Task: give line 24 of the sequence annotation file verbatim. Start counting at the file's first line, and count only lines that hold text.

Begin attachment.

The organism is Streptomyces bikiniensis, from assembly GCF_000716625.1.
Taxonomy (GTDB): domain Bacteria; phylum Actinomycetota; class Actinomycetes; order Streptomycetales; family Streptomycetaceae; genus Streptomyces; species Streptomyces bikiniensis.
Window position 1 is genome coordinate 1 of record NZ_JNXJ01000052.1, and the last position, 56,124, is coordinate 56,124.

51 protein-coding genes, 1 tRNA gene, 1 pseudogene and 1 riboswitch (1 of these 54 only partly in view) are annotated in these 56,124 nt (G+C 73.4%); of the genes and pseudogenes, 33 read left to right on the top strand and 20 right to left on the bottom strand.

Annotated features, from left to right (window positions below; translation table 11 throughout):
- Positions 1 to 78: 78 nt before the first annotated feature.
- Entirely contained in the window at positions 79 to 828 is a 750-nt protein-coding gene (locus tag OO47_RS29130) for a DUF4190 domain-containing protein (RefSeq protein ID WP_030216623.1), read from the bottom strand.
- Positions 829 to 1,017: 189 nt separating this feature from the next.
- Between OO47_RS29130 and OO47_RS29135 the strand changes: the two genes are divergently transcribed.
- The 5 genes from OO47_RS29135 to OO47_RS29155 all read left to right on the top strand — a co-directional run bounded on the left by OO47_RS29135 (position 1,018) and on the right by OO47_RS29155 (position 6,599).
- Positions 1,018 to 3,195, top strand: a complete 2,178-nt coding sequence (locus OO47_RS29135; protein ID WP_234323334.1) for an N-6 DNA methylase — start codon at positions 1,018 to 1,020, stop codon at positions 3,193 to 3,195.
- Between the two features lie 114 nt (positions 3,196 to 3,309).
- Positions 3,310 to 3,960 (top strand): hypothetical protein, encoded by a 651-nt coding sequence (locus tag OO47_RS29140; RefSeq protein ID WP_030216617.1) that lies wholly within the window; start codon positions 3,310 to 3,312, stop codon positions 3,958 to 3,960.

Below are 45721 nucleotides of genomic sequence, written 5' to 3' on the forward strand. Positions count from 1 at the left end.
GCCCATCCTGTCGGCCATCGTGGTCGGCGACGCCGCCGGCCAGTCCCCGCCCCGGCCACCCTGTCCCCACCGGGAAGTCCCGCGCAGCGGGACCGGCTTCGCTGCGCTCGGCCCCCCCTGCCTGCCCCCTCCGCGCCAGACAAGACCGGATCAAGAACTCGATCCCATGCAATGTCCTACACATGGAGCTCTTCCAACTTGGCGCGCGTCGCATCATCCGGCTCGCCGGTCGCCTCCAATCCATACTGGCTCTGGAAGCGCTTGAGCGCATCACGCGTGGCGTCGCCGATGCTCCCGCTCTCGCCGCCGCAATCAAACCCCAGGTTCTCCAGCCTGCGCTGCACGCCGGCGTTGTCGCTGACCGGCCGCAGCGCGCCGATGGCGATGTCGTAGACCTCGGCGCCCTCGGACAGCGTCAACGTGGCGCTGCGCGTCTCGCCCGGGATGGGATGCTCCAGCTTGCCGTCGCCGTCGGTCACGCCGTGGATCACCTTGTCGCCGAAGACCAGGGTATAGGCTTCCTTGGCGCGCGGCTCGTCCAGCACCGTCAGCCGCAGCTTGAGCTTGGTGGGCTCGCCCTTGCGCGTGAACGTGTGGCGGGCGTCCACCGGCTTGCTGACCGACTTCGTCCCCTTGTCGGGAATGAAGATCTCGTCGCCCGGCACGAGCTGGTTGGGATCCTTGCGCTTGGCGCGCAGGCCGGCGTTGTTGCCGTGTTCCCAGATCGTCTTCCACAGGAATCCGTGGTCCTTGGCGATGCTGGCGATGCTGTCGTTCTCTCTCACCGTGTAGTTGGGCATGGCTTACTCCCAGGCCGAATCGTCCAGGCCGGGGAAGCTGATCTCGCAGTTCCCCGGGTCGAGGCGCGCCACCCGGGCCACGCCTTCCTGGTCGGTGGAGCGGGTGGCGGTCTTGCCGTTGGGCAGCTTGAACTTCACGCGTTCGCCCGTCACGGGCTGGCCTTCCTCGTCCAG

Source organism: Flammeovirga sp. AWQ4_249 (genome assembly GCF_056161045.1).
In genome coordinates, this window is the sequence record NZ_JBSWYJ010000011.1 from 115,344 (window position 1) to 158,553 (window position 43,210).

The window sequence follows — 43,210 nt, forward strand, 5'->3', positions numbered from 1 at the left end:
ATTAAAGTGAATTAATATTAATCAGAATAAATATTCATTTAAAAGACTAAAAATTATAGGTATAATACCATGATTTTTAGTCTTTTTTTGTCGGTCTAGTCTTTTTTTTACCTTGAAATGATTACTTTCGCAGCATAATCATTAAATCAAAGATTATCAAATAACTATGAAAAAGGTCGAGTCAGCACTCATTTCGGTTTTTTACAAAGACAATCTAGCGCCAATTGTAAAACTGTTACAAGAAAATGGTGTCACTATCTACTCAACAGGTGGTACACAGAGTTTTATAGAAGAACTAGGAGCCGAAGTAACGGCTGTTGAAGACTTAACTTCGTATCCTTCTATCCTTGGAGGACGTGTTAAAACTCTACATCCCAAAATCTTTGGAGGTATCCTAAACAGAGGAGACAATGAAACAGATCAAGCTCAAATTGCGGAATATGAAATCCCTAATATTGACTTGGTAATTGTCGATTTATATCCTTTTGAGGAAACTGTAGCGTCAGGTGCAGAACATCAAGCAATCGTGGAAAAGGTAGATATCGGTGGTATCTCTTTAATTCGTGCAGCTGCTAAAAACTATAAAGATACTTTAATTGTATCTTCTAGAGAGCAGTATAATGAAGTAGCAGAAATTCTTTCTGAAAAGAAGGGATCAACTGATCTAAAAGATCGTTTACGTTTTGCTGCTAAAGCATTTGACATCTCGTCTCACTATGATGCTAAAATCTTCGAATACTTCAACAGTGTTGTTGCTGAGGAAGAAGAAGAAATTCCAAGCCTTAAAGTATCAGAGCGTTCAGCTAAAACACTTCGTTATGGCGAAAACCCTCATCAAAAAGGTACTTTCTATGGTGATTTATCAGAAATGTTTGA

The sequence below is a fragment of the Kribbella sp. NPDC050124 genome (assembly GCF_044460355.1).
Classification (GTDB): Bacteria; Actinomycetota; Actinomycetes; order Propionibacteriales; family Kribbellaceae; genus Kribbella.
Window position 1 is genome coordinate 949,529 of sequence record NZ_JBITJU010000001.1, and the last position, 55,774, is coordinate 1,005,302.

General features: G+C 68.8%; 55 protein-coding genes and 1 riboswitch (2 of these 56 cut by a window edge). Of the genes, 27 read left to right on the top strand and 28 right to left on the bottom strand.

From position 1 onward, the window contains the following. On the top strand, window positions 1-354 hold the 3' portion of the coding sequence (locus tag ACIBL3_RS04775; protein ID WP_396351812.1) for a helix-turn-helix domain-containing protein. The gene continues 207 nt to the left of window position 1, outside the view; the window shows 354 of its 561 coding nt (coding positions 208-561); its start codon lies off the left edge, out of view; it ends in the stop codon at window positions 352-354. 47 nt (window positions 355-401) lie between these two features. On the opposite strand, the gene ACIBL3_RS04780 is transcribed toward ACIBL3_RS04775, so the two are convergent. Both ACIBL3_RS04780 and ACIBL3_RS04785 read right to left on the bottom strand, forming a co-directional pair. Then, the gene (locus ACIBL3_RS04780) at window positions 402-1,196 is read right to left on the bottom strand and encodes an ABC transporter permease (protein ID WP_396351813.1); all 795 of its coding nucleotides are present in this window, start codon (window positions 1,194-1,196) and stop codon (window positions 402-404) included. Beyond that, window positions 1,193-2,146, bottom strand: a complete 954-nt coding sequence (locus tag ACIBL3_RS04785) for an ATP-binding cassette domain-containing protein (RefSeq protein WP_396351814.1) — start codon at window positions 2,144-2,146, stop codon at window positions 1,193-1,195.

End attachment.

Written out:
From position 1 onward, the window contains the following. On the top strand, window positions 1-354 hold the 3' portion of the coding sequence (locus tag ACIBL3_RS04775; protein ID WP_396351812.1) for a helix-turn-helix domain-containing protein. The gene continues 207 nt to the left of window position 1, outside the view; the window shows 354 of its 561 coding nt (coding positions 208-561); its start codon lies off the left edge, out of view; it ends in the stop codon at window positions 352-354. 47 nt (window positions 355-401) lie between these two features. On the opposite strand, the gene ACIBL3_RS04780 is transcribed toward ACIBL3_RS04775, so the two are convergent. Both ACIBL3_RS04780 and ACIBL3_RS04785 read right to left on the bottom strand, forming a co-directional pair. Then, the gene (locus ACIBL3_RS04780) at window positions 402-1,196 is read right to left on the bottom strand and encodes an ABC transporter permease (protein ID WP_396351813.1); all 795 of its coding nucleotides are present in this window, start codon (window positions 1,194-1,196) and stop codon (window positions 402-404) included. Beyond that, window positions 1,193-2,146, bottom strand: a complete 954-nt coding sequence (locus tag ACIBL3_RS04785) for an ATP-binding cassette domain-containing protein (RefSeq protein WP_396351814.1) — start codon at window positions 2,144-2,146, stop codon at window positions 1,193-1,195.